It has been a frustrating start to the week as equity markets opened down heavily on speculation that Evergrande, a highly indebted Chinese property developer, would default on its debt repayments.
While we appreciate financial markets could be worried about contagion arising from a potential collapse of Evergrande, we believe that financial markets have overreacted.
The troubles at Evergrande have been steadily building for months and we don’t believe that there was anything new over the weekend to cause equity markets to fall on Monday.
Additionally, while we suspect that the Chinese authorities will step in with a bailout, an Evergrande collapse, while messy, would be nothing like the implosion we saw when Lehman Brothers collapsed in 2008.
However, annoyingly Evergrande has diverted attention from the numerous central bank monetary policy meetings we have this week (including those from the Fed, BoJ and the BoE) and the global spike in energy prices.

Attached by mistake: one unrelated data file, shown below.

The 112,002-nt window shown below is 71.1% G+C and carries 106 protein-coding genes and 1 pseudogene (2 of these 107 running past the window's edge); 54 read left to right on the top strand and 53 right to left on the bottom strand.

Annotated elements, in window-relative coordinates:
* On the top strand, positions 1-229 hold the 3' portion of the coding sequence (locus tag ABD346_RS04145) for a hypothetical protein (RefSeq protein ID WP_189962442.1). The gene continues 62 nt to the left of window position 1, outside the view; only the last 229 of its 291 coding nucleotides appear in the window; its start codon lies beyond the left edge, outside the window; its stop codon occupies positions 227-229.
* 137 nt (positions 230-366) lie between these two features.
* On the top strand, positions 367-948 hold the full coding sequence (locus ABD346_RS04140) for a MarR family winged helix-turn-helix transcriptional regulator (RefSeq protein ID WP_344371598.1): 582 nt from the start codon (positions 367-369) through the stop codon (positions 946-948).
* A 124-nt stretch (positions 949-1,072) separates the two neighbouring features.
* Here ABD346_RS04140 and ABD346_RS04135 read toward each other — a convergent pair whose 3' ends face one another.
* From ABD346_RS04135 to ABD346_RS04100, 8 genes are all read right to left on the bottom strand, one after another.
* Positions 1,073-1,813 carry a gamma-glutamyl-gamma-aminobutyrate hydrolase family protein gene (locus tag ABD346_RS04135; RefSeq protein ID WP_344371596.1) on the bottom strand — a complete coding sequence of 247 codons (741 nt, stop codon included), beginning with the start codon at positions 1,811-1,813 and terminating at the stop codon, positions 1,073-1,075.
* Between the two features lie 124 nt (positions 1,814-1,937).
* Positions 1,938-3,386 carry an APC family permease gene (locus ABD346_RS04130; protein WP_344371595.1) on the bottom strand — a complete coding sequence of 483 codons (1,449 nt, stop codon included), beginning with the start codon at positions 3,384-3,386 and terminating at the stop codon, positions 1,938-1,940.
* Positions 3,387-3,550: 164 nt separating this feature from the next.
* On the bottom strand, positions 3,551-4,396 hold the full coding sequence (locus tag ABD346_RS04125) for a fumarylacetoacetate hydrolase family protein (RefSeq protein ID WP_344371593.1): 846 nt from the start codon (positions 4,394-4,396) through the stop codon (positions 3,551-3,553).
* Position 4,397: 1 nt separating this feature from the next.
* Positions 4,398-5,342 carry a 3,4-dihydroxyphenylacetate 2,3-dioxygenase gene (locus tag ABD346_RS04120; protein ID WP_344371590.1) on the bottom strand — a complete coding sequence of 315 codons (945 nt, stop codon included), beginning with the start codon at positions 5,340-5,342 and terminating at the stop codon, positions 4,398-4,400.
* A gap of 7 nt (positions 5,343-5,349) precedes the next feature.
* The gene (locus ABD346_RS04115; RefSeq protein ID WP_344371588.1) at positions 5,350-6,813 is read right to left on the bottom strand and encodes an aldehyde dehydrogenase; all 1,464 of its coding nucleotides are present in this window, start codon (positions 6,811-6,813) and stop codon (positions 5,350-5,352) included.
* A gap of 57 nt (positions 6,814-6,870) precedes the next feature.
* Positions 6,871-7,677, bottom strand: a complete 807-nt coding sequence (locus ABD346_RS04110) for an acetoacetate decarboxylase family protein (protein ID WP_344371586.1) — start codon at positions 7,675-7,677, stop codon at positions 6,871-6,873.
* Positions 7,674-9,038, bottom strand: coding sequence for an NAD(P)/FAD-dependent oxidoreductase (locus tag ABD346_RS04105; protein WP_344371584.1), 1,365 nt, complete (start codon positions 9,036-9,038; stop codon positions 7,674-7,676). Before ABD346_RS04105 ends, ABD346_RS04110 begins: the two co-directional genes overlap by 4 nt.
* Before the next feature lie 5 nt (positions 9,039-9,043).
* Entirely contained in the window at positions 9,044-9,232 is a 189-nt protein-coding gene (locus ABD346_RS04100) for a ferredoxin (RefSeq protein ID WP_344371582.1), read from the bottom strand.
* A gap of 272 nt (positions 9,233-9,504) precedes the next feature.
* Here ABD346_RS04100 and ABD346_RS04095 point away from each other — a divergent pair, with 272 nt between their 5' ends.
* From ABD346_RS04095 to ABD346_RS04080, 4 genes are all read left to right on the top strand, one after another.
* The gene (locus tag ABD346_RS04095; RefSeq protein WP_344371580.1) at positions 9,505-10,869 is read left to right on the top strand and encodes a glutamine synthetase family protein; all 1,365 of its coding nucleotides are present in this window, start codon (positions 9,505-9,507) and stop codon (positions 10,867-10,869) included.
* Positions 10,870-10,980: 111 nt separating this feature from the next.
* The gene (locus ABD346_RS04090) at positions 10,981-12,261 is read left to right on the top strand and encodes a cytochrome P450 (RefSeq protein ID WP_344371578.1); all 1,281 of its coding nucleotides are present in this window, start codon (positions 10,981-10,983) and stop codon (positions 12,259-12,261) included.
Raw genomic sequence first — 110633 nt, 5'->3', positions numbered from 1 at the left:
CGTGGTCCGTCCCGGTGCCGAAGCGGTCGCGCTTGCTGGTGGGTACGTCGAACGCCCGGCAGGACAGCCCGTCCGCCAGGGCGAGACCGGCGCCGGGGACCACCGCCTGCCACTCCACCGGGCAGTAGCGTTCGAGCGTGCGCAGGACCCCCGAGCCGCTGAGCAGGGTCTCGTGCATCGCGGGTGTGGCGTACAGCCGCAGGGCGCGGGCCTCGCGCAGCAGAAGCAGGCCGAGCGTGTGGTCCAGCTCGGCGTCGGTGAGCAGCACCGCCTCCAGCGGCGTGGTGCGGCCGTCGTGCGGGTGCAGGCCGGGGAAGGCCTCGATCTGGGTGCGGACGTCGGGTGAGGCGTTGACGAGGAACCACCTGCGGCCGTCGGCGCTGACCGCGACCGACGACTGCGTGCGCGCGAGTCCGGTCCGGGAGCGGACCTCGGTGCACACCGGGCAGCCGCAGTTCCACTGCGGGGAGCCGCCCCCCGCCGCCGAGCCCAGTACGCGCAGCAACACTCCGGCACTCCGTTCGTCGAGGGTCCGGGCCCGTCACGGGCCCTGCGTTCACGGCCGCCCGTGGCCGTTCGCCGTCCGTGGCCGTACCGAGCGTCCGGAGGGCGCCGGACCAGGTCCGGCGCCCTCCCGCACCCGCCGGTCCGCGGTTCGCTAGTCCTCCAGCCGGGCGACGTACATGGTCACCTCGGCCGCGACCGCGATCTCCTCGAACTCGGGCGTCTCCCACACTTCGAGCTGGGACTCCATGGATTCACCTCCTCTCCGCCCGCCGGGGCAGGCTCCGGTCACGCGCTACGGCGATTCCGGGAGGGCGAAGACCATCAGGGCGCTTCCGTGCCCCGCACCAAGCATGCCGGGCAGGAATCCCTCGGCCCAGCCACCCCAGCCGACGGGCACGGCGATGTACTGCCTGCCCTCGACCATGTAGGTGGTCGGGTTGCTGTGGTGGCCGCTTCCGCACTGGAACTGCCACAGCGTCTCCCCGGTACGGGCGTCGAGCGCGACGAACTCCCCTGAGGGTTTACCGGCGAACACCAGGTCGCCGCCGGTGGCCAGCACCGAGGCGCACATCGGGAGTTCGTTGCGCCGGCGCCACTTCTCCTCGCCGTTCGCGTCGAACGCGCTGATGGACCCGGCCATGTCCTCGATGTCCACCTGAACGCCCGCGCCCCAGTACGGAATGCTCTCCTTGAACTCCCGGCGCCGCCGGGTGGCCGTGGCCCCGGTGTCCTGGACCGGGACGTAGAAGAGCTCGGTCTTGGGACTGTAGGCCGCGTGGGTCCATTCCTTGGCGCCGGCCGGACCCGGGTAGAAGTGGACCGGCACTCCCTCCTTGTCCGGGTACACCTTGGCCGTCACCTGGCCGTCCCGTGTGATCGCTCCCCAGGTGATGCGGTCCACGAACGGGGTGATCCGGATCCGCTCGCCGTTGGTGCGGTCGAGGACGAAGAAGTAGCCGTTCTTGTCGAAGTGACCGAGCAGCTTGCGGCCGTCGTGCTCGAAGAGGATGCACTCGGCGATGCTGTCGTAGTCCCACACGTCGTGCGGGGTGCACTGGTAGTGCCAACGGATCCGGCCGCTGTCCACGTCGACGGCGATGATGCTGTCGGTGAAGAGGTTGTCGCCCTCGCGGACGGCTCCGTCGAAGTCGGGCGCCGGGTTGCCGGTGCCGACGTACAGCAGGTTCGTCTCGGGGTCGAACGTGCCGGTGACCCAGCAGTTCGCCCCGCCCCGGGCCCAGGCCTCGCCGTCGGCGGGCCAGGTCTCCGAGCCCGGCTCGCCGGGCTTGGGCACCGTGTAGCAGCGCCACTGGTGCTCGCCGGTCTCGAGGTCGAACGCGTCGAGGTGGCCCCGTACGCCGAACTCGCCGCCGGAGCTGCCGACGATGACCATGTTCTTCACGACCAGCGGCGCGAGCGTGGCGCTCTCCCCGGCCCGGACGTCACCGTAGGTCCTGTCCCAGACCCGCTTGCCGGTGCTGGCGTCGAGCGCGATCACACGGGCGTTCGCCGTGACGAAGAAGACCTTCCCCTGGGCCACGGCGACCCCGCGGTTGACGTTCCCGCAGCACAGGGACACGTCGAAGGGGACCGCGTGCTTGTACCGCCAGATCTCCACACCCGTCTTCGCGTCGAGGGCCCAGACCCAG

In fact, we are more concerned about rising energy prices than Evergrande: the rise in energy prices will soon feed into higher inflation data readings which could prompt policymakers, who are already itching to tighten monetary policy, to increase interest rates quicker and more aggressively than previously indicated – and we believe that this would be a policy error as the rise in energy prices will reduce our disposable income and therefore an increase in interest rates could impact a household’s financial stability, especially in the UK given the planned increase in National Insurance rates.
Investment Management Team